By Associated Press - Wednesday, February 23, 2011

CAPE CANAVERAL, Fla. | After 143 million miles and nearly a year all told in orbit, Space Shuttle Discovery is poised to blast off Thursday one last time.

It promises to be a sentimental journey for the six astronauts assigned to the mission as well as the supporting cast of thousands who have painstakingly prepped the world’s most traveled rocket ship.

Once more, NASA’s fleet leader is paving a road, one that leads to shuttle retirement and an uncertain future for the U.S. space program.

When Discovery returns from the International Space Station, it will be the first of the three surviving shuttles to be decommissioned this year and shipped off to a museum. The Smithsonian Institution has first dibs on this one.

But the end of the 30-year shuttle program is still months down the road. For now, NASA prefers to focus on Discovery’s last hurrah, an 11-day mission to deliver a bundle of space station supplies and an experimental humanoid robot that will become the first of its kind in space.

“Discovery is the most flown spacecraft in history,” NASA Administrator Charles Bolden told the Associated Press. “People don’t understand. They say it matter-of-factly. There is no other multi-flown spacecraft than the shuttle.”

Discovery’s exit has been uncharacteristically bumpy.

Fuel tank cracks — one of the most challenging problems to strike the shuttles — cropped up during the initial countdown in early November. It took until January for NASA to understand the cracking in the center portion of the tank that holds instruments and to be assured the repairs would work. Last month, the lead spacewalker was injured in a bicycle crash and had to be replaced on the crew.

Launch director Mike Leinbach said Discovery has been “a great ship … an amazing machine.” “This is her 39th mission,” he said Wednesday. “We’d have quite a few left in her had the program been extended, but it wasn’t.”

“Landing day is going to be tough,” he noted, as will landing day for Space Shuttle Endeavour in the spring and especially for Atlantis in the summer.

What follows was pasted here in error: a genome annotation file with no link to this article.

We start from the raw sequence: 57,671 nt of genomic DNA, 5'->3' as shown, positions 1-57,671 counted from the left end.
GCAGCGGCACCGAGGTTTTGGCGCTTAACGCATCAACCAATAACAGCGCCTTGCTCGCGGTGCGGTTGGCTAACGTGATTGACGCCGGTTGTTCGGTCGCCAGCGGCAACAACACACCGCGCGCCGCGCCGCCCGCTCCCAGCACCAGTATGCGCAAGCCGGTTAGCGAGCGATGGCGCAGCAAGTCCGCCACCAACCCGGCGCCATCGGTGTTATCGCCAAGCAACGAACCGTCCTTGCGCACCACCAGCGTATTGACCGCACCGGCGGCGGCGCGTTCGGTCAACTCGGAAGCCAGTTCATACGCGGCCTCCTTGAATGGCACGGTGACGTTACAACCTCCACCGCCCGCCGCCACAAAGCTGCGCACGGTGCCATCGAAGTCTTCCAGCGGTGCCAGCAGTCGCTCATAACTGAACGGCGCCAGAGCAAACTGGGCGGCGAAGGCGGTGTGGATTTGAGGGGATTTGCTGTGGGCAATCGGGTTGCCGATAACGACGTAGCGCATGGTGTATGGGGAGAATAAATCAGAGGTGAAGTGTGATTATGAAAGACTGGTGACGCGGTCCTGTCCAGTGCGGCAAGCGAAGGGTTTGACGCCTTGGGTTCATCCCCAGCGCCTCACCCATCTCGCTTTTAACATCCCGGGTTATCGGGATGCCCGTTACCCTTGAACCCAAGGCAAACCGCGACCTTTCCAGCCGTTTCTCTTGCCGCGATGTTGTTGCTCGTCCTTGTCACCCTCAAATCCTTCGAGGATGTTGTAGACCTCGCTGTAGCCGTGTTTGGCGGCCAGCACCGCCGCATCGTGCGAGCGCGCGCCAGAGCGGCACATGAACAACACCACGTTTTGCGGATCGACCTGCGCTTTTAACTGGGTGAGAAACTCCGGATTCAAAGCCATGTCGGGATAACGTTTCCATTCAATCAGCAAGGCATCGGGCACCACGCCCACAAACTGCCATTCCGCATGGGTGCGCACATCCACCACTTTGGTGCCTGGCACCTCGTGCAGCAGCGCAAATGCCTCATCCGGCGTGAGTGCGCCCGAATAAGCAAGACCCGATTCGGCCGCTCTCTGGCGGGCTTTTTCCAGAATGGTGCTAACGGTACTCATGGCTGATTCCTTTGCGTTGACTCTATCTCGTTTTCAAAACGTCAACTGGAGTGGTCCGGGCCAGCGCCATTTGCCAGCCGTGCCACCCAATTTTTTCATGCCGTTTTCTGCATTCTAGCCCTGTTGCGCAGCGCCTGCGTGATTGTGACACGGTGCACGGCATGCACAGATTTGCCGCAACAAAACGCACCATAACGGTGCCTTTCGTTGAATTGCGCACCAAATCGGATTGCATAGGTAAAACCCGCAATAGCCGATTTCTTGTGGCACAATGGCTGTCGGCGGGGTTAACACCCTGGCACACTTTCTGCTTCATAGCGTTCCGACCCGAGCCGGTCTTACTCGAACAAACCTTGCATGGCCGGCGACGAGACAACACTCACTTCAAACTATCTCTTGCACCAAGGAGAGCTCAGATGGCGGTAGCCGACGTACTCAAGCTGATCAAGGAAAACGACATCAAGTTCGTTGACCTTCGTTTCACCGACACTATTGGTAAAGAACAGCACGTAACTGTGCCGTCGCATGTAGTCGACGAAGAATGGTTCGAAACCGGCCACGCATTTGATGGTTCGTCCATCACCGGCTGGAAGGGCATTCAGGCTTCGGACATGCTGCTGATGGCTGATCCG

Mr. Leinbach expects a lot of choked-up people on the runway “because it’s the end of a 30-year program that not only have we worked in … but we’ve grown to love and appreciate and feel like we’re doing something special for the country and really the world.”

Discovery has long been a favorite at NASA, at least unofficially.

The oldest of the surviving shuttles that first flew in 1984, Discovery carried the Hubble Space Telescope into orbit in 1990, returned Mercury astronaut John Glenn to space at age 77, and got NASA flying again after the Challenger and Columbia shuttle disasters.

Discovery has flown to the space station 12 times; the upcoming trip will be No. 13. Overall, it has spent 352 days in space and circled Earth 5,628 times.

The commander of Discovery’s final mission, Steven Lindsey, has flown this particular shuttle twice before, once alongside Mr. Glenn.

“It will be really sad to call ‘wheels stop’ for the last time on it,” said Mr. Lindsey. “But when you think about all the things Discovery has done … it’s just got a lot of history.

To mark the historic nature of the flight, the six astronauts are taking up a medallion from Britain’s Royal Society that was struck in honor of 18th-century British explorer James Cook. His ships included the Discovery, one of the exploring vessels after which the shuttle was named.

Discovery’s planned liftoff at 4:50 p.m. — as convenient as it gets — is expected to pack in crowds. NASA is anticipating 40,000 guests, including 15 members of Congress.

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